Mystic Pig - Richard Katrovas

Oleander Press, £10.95, 217 pages, SB

Bite size: Deftly delivered middle-aged ennui amidst the stately sleaze of New Orleans

Richard Katrovas is a professor of English and well established poet in his native New Orleans, yet Mystic Pig remains his first and only novel. Appearing first in 2001, the small firm which published it went bust around the time of release, and the book vanished largely without trace. Republished now by Oleander Press, does it deserve a second chance?

Mystic Pig traces two intersecting lives in the Bacchanalian sprawl of the author's home town:- jaded middle-aged white restaurateur Nathan Moore and bolshy, bright twelve year old black kid Willie Singer. The former seems to have at least a fair few things in commons with the author (mid-life Czech descended wise-guys who've spent a lot of time waiting on restaurant tables.) Grizzled cynic Nathan is apparently happily married to his second wife and on good terms with his first, a loving father to the children of both. Yet the true love of his life is neither of his spouses. First love Sandra is the eternal love, and she's still there. Subtly and silently screwed up by both this deceit and darker elements from his past, adopted Nathan starts a correspondence with his recently discovered natural mother, who castigates the emotional mess he has made with the coldly clinical eye of the academic that she is. At the same time, Nathan's relationship with local gangster Roberto Mancini starts to bring into question the future of his restaurant, the other great troubled love of his life. Meanwhile, local kid Willie Singer is being paid by a man named Bart Linsay to read him extracts from his sprawling, epic surrealist poem "Mystic Pig" before his premature death. Bart turns out to be Nathan's closest childhood friend, and from thereon the threads weave together.

Mystic Pig has an involving plot, but far more important than this, and where the book finds its strength, is in the warm, firm, lucid characterisation of its protagonists, as well as its brilliant capture of the carnival that is New Orleans, a character every bit as well-formed as the rest.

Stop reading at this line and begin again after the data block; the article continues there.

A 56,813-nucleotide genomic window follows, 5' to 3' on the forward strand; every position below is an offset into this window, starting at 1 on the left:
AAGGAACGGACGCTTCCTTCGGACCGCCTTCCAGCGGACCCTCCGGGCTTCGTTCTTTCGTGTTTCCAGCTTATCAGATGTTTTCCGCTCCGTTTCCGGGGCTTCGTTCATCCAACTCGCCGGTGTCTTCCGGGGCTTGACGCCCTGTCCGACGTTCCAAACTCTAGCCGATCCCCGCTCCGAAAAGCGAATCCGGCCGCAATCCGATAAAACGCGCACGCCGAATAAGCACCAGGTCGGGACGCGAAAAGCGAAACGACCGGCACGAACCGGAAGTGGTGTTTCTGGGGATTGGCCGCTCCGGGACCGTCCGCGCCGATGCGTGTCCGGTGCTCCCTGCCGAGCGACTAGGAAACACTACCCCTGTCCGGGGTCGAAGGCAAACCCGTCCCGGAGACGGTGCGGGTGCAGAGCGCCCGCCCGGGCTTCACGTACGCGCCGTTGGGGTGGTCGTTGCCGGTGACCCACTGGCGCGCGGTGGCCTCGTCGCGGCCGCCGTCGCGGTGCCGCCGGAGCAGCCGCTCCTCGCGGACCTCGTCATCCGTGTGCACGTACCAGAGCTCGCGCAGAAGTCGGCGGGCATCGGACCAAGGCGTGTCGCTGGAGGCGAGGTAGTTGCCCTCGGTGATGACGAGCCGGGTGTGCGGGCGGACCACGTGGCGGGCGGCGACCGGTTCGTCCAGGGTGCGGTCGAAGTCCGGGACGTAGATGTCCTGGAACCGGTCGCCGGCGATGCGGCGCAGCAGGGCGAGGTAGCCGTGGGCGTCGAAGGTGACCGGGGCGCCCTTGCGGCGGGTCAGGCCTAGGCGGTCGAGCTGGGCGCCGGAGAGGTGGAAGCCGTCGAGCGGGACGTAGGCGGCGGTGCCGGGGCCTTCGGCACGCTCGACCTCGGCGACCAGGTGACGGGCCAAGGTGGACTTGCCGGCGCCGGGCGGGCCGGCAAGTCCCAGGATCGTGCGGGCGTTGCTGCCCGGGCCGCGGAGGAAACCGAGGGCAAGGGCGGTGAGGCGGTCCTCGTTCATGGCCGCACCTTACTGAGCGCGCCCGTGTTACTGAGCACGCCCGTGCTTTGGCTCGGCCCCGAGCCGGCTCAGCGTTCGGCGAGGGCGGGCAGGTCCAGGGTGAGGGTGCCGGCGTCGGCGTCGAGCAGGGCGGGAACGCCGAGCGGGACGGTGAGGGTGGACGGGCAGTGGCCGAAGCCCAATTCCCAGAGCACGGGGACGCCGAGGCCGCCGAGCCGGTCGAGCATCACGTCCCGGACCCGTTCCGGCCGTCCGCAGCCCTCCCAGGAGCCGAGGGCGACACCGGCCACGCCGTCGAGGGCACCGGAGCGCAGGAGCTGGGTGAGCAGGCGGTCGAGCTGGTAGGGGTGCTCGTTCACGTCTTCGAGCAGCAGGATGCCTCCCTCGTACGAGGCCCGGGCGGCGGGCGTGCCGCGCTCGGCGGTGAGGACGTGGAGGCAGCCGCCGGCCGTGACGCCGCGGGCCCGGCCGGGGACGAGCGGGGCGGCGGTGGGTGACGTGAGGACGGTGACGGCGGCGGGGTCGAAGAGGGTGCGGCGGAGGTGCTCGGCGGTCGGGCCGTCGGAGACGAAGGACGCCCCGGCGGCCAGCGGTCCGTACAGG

I haven't read Katrovas' poetry but the prose style has a jaggedly defined quality, a clipped lyricism, a stripped lucidity, which perfectly serves its subject matter - the dark heart of middle-aged manhood, the writhing beneath the stoic surface. This is an intensely masculine work, but one which manages to avoid the clichés and fatuities of other paeans to "manliness", capturing an unfakeable emotional honesty.

The novel is not flawless. A lengthy sub-plot concerning a schizophrenic employee of Nathan's who ventriloquizes with his penis (yes, you read that right) is nearly but not quite entertaining enough to justify the length spent on it. And while there is a highly effective narrative twist nearing the end which is truly effective and affecting, another at the very end somehow feels un-needed. There's a also little bit too much about the process of cooking for my liking. .....Yet these are trifling asides to a very finely realised work of characterisation, of Nathan, of Willie, and of New Orleans itself. "Hell is the place between words and the world" writes Bart in his eponymous poem. Mystic Pig navigates the limbos and purgatories of life to create something involving, invigorating and moving.

Any cop? Honest, lyrical, funny. Yes.

[First published on Bookmunch, 2008] Back